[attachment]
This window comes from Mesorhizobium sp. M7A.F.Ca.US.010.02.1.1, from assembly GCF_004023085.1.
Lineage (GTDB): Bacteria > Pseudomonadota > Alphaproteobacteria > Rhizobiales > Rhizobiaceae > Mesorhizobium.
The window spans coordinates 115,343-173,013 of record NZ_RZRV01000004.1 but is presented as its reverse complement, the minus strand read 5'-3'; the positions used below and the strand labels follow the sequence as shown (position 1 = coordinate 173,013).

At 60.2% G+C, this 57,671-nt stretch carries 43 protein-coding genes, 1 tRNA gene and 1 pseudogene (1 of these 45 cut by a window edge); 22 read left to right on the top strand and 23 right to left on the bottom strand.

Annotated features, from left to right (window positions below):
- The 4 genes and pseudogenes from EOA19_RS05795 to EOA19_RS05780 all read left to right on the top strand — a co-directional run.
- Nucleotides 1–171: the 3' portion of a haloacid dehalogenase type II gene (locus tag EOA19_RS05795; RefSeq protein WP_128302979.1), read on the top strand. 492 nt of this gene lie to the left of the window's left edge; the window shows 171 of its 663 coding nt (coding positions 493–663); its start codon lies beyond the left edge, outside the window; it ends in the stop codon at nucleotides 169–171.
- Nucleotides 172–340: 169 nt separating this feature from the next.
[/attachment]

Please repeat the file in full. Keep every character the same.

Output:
This window comes from Mesorhizobium sp. M7A.F.Ca.US.010.02.1.1, from assembly GCF_004023085.1.
Lineage (GTDB): Bacteria > Pseudomonadota > Alphaproteobacteria > Rhizobiales > Rhizobiaceae > Mesorhizobium.
The window spans coordinates 115,343-173,013 of record NZ_RZRV01000004.1 but is presented as its reverse complement, the minus strand read 5'-3'; the positions used below and the strand labels follow the sequence as shown (position 1 = coordinate 173,013).

At 60.2% G+C, this 57,671-nt stretch carries 43 protein-coding genes, 1 tRNA gene and 1 pseudogene (1 of these 45 cut by a window edge); 22 read left to right on the top strand and 23 right to left on the bottom strand.

Annotated features, from left to right (window positions below):
- The 4 genes and pseudogenes from EOA19_RS05795 to EOA19_RS05780 all read left to right on the top strand — a co-directional run.
- Nucleotides 1–171: the 3' portion of a haloacid dehalogenase type II gene (locus tag EOA19_RS05795; RefSeq protein WP_128302979.1), read on the top strand. 492 nt of this gene lie to the left of the window's left edge; the window shows 171 of its 663 coding nt (coding positions 493–663); its start codon lies beyond the left edge, outside the window; it ends in the stop codon at nucleotides 169–171.
- Nucleotides 172–340: 169 nt separating this feature from the next.